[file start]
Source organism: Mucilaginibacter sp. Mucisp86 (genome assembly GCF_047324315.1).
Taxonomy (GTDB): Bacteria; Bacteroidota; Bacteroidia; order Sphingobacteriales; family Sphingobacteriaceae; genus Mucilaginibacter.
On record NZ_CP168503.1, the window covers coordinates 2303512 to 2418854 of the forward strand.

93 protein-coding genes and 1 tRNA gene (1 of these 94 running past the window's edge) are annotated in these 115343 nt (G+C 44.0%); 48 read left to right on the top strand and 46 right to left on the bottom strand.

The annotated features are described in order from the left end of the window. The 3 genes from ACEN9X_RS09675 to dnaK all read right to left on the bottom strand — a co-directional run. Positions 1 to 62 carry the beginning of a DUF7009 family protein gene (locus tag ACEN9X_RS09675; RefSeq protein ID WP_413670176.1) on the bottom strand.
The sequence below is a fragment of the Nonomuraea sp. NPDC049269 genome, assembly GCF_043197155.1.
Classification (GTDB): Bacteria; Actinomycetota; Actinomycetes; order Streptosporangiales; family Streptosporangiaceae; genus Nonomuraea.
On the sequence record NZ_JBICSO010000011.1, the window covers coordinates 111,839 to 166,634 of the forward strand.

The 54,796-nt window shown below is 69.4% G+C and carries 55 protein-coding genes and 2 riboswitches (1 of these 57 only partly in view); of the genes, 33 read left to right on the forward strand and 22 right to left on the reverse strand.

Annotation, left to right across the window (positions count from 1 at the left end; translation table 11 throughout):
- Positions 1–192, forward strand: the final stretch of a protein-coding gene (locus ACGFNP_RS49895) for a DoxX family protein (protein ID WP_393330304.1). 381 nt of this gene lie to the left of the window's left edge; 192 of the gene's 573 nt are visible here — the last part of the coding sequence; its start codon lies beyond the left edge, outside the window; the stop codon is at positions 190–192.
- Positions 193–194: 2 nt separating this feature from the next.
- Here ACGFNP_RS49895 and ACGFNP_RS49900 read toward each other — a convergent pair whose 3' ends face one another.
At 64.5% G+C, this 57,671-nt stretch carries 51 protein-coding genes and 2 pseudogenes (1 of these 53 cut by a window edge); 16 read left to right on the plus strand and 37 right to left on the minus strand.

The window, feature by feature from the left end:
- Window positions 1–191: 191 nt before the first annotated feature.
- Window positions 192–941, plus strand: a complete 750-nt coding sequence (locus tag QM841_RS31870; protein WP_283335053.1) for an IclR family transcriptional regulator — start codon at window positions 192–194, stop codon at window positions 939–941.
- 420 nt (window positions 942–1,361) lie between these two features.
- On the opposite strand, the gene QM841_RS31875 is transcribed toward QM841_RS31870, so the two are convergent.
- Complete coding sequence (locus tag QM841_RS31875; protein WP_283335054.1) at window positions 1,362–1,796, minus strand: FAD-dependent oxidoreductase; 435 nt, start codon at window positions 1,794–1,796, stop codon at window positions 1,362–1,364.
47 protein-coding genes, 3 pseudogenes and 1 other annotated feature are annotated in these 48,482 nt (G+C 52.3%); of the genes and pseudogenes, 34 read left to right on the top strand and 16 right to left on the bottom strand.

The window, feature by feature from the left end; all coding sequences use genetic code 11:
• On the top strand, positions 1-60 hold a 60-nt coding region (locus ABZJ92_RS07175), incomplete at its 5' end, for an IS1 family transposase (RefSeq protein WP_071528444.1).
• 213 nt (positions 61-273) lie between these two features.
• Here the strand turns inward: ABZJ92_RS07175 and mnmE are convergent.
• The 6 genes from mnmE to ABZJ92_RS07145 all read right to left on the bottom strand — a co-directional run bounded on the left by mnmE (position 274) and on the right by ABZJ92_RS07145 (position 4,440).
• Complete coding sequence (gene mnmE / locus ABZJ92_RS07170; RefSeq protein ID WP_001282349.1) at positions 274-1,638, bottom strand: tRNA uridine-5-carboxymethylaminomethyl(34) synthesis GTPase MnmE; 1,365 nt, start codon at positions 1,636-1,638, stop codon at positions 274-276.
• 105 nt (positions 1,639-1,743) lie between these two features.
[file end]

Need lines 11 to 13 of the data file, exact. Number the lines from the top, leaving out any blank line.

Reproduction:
- Positions 1–192, forward strand: the final stretch of a protein-coding gene (locus ACGFNP_RS49895) for a DoxX family protein (protein ID WP_393330304.1). 381 nt of this gene lie to the left of the window's left edge; 192 of the gene's 573 nt are visible here — the last part of the coding sequence; its start codon lies beyond the left edge, outside the window; the stop codon is at positions 190–192.
- Positions 193–194: 2 nt separating this feature from the next.
- Here ACGFNP_RS49895 and ACGFNP_RS49900 read toward each other — a convergent pair whose 3' ends face one another.